Freedom of the bench press

Published 10:40 am Tuesday, July 6, 2010

Age: 14

Address: 22900 Trailside Way, Albert Lea

Livelihood: freshman at Albert Lea High School

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Family: father, Andy; mother, Cherie; brothers Christopher and Forrest; sisters Charlie and Morgan

Interesting fact: He likes to play pingpong.

When Alex Seuser first started lifting weights last fall, he had a hard time benching 135 pounds.

Now, Seuser can almost bench press double that.

Seuser, who turned 14 in May, can now bench 250 pounds, squat 335 pounds and power clean 175 pounds, which makes him a member of the 700-pound club at the Albert Lea High School.

To enter the 700-pound club, the total amount lifted from bench, squat and power clean must total or be over 700 pounds.

“It was pretty cool,” Alex Seuser said. “I was psyched. I didn’t even know I could get the board or anything. Then the weight room guy told me I could one day when I was maxing out on squat. So then I maxed out for out on everything for him and he said I could be on the board.”

For Alex, a freshman this fall, the journey started last fall when his football coach, Jeff Jimenez, told his teammates and himself to start getting into the weight room and start lifting.

“It was right after football, our coach told us to start lifting,” Seuser said. “So there was a bunch of people in the weight room. Then this one guy, he’s a ninth-grader going into tenth, he told me to try 135 pounds and I got it. It was pretty hard.”

Alex continued to lift and admitted that even though the bench press was easy to figure out, he didn’t learn the right technique for the squat and cleans until later on in the winter when he talked with Jerry Bizjak.

“Bizjak taught me,” Seuser said. “He taught me how to clean, how low to get on the squat and stuff like that. The bench press was pretty easy.”

And to help encourage their son to keep lifting, Andy and Cherie Seuser decided to buy a weight set for Alex to use at home.

Andy Seuser said he thinks it was one of the keys in Alex’s development in the weight room.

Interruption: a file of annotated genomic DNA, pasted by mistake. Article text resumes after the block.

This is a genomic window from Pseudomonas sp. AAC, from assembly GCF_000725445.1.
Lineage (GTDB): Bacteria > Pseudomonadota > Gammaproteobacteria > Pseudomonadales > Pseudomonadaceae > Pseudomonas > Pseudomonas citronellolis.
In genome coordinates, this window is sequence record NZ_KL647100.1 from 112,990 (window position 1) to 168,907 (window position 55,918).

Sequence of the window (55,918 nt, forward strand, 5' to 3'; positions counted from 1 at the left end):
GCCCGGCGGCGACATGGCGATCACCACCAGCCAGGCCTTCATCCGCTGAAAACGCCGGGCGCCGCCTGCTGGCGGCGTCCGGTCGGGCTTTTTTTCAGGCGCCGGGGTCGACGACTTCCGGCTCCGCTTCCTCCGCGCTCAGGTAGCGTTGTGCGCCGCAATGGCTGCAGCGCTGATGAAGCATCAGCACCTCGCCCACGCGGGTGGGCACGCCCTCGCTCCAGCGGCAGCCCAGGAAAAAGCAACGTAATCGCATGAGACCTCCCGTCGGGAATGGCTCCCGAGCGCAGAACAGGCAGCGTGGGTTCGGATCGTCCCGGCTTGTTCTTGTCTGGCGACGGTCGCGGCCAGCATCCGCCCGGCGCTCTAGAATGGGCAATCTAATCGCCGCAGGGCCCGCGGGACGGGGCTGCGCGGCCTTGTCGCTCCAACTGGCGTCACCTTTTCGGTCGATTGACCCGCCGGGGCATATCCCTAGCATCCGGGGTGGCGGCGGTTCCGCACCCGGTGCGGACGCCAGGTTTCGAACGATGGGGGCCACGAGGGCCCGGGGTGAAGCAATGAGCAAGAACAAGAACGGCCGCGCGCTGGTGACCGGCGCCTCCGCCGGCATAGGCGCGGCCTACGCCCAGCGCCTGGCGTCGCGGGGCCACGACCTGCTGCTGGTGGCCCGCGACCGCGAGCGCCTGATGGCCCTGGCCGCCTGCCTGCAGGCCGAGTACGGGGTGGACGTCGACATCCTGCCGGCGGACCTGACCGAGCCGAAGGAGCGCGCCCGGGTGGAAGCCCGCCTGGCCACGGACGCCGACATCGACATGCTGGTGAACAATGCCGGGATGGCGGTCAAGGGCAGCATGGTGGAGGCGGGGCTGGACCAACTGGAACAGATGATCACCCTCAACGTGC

“I know we bought the weight set for him and I think that was key,” Andy Seuser said. “New toys are always fun. But so far, he’s kept it not as a new toy, he’s kept using it.”

“I really didn’t know too much about weights or anything,” Cherie Seuser said. “I was just supportive. If dad thought he should have a weight bench, then get it for him.”

Andy was also quick to point out that he is very thankful for the coaches as well for helping Alex along in the weight room.

“I thank goodness for all these great guys in the community,” Andy Seuser said. “Jeff Jimenez, Bizjak, Larry Goodnature and all the wrestling coaches that have helped Alex along.”

While Alex has reached some impressive numbers, he said his overall goal is to one day hold the bench press record, which is 315 pounds, and be in the 1,000-pound club.

Alex usually bikes to and from his home to the ALHS weight room and lifts everyday.

When he is not spending time in the weight room, Alex spends his time riding bikes, hanging out with friends and playing pingpong, among other things.

“Pingpong, that’s a big thing,” Cherie Seuser said. “He likes four-wheelers, hunting and fishing.”

And while Alex views his accomplishments as small, his parents’ tell him that if he keeps working anything is possible.

According to Andy Seuser, Jeff Jimenez kept telling Alex, “The world’s wide open for you.”

“Jeff Jimenez told him that during football,” Andy Seuser said. “If he keeps believing and knowing that if he keeps working hard, the opportunities are out there.”